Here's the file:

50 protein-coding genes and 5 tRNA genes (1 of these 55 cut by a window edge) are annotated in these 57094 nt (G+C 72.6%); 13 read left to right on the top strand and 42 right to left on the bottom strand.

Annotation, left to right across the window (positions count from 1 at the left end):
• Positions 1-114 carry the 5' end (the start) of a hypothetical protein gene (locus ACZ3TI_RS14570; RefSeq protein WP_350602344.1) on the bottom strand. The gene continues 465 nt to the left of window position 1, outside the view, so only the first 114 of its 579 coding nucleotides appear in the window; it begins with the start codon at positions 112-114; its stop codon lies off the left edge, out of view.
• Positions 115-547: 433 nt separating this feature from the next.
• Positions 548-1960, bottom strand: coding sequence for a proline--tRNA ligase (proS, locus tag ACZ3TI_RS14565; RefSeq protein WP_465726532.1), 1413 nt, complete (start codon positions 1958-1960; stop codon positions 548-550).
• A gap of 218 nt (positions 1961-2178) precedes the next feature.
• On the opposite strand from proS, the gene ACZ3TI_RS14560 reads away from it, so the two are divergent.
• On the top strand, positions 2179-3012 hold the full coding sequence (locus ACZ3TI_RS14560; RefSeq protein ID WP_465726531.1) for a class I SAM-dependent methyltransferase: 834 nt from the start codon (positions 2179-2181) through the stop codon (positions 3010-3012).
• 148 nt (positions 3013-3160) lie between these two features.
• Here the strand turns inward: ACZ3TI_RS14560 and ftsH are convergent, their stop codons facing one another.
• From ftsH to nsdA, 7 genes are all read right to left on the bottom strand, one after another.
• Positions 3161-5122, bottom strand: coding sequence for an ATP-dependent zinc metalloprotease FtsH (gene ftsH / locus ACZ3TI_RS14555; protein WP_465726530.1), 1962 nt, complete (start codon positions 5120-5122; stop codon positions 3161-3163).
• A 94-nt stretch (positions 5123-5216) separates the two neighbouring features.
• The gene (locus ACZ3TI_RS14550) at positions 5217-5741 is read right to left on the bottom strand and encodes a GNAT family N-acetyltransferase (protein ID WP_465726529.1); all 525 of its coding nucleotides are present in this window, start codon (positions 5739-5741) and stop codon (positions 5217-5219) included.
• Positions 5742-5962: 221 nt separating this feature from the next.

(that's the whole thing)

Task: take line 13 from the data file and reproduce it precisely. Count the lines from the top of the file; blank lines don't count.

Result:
• A 94-nt stretch (positions 5123-5216) separates the two neighbouring features.